12.  The Court of Cassation’s judgment of 31 May 2002

On 31 May 2002 the Court of Cassation rejected the applicants’ request for rectification of the Bakırköy Cadastral Court’s judgment of 2 February 1999.

COMPLAINTS

Invoking Article 6 § 1 of the Convention the applicants complain that they were denied a fair hearing since the proceedings lasted for more than fifty years.

Under the same heading, they further allege that the national courts failed in collecting the evidence on a timely basis as well as evaluating the documents and the expert reports submitted to them in due course. In this context, they further allege that the domestic courts did not act impartially throughout the whole course of the proceedings.

Invoking Article 1 of Protocol No. 1 the applicants complain that the actions of the cadastral commission and the judgments of the national courts constituted an unjustified interference with their right to property.

Without specifying any reasons they invoke Article 13 of the Convention.

THE LAW

1.  Invoking Article 6 § 1 of the Convention the applicants allege that the length of the civil proceedings which lasted more than fifty years was excessive.

The Court considers that it cannot, on the basis of the case file, determine the admissibility of these complaints and that it is therefore necessary, in accordance with Rule 54 § 2 (b) of the Rules of Court, to give notice of this part of the application to the respondent Government.

2.  They further complain under the same heading that their case was not heard by an impartial tribunal. Moreover the courts failed to evaluate in due course the documents and the expert reports submitted to them and to collect evidence on a timely basis.

The Court notes that the applicants did not elaborate in what respect Bakırköy Cadastre Court lacked impartiality and the proceedings before it lacked fairness. Furthermore, the Court does not perceive any indication of unfairness or arbitrariness concerning the evaluation of the facts or evidence or the interpretation of the domestic law such as to raise an issue under Article 6 § 1 of the Convention. It follows that this complaint is manifestly ill-founded and must be rejected in accordance with Article 35 §§ 3 and 4 of the Convention.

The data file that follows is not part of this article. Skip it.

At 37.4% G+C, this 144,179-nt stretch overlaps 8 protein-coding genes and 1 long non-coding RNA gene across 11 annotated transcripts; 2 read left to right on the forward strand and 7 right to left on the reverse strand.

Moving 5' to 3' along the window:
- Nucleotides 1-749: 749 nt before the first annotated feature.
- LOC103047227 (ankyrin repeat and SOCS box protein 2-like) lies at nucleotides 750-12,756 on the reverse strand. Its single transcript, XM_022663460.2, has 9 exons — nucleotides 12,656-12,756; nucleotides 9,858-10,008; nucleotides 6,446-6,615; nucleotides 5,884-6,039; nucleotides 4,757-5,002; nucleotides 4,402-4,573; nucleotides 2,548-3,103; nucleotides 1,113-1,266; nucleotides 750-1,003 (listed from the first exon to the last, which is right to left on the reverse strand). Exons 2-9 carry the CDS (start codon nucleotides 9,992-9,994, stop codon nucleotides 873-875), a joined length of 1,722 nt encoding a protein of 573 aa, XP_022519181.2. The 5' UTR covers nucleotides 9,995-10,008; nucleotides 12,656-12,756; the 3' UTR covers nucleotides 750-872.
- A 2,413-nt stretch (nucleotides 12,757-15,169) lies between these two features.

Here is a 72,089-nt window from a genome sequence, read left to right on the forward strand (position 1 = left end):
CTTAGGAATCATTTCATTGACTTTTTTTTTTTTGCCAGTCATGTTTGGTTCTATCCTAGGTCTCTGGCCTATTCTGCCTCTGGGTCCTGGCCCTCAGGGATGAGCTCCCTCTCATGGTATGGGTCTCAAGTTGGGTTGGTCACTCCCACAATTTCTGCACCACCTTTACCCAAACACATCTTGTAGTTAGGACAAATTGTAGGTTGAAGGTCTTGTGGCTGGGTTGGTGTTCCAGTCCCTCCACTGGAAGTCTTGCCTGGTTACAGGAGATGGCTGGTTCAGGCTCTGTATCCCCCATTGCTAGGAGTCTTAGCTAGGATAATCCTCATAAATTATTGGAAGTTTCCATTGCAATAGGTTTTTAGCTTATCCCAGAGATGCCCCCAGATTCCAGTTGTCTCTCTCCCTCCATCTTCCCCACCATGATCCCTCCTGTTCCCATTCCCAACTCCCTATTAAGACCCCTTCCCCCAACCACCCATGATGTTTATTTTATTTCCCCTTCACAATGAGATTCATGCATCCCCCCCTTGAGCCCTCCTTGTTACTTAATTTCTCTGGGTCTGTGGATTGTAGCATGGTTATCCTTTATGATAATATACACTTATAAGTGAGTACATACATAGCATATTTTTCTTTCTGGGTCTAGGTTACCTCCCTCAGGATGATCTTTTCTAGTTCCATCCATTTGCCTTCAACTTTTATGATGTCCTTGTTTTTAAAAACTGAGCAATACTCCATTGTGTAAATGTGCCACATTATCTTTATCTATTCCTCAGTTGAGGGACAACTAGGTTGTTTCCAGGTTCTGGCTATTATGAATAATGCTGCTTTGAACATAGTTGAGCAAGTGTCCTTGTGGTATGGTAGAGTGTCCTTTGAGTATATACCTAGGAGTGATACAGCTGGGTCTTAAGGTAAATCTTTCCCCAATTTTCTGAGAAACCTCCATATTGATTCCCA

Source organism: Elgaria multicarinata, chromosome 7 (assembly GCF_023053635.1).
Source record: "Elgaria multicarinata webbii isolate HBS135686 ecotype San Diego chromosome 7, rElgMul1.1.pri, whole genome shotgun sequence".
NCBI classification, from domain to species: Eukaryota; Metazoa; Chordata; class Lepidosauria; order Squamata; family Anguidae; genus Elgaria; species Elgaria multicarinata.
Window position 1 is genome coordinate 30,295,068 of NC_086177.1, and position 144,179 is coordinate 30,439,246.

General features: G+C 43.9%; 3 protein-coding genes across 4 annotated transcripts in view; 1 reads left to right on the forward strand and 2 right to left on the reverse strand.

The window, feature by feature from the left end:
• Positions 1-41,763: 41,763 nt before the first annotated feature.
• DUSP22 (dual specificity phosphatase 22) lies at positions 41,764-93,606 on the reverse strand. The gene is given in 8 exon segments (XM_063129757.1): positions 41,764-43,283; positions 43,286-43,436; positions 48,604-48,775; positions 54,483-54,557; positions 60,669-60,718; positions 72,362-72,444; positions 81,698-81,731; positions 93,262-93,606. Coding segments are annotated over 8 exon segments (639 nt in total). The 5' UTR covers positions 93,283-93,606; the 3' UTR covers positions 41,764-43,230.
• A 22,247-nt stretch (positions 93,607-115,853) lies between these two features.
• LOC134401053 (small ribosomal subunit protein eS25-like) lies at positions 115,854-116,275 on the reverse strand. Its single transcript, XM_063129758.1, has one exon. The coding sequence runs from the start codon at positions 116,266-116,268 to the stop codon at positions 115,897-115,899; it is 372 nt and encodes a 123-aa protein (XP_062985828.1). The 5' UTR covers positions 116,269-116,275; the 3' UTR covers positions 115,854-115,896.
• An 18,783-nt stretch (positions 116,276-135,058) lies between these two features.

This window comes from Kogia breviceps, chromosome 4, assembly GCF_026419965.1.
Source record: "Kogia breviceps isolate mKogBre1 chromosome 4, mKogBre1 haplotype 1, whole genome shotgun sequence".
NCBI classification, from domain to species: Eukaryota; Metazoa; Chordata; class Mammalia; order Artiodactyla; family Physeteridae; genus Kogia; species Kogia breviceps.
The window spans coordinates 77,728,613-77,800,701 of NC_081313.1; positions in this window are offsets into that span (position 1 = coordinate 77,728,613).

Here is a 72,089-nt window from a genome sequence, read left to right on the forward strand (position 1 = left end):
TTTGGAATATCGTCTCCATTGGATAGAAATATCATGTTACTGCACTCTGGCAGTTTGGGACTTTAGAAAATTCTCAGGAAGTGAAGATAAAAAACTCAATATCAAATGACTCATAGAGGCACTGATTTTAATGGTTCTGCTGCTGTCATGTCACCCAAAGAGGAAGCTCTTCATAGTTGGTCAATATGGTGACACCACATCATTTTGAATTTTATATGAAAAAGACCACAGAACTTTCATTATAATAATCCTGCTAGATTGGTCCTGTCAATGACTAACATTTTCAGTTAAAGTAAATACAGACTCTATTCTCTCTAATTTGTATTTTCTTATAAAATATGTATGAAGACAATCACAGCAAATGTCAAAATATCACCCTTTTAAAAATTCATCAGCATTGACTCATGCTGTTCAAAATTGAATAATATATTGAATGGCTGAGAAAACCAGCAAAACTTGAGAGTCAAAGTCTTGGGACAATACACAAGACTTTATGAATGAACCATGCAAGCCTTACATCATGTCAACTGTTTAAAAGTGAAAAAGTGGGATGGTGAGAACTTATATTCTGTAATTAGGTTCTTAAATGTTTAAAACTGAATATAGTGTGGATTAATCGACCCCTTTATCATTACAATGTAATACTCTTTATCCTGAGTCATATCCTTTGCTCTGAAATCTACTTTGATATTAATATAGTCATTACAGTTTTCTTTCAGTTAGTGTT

3.  Without specifying any reasons the applicants invoke Article 13 of the Convention.

The Court observes that the applicants failed to substantiate their complaint under Article 13 of the Convention. It follows that this complaint is manifestly ill-founded and must be rejected in accordance with Article 35 §§ 3 and 4 of the Convention.

4.  The applicants complain under Article 1 of Protocol No. 1 that the procedural actions of the administration and the judgments of the national courts constituted an unjustified interference with their right to peaceful enjoyment of their possessions.

The Court considers that it cannot, on the basis of the case file, determine the admissibility of these complaints and that it is therefore necessary, in accordance with Rule 54 § 2 (b) of the Rules of Court, to give notice of this part of the application to the respondent Government.

For these reasons, the Court unanimously

Decides to adjourn the examination of the applicants’ complaints concerning the length of the civil proceedings and the alleged deprivation of property;

Declares the remainder of the application inadmissible.

S. Naismith J.-P. Costa 
 Deputy Registrar President

MERTER AND OTHERS v. TURKEY DECISION


MERTER AND OTHERS v. TURKEY DECISION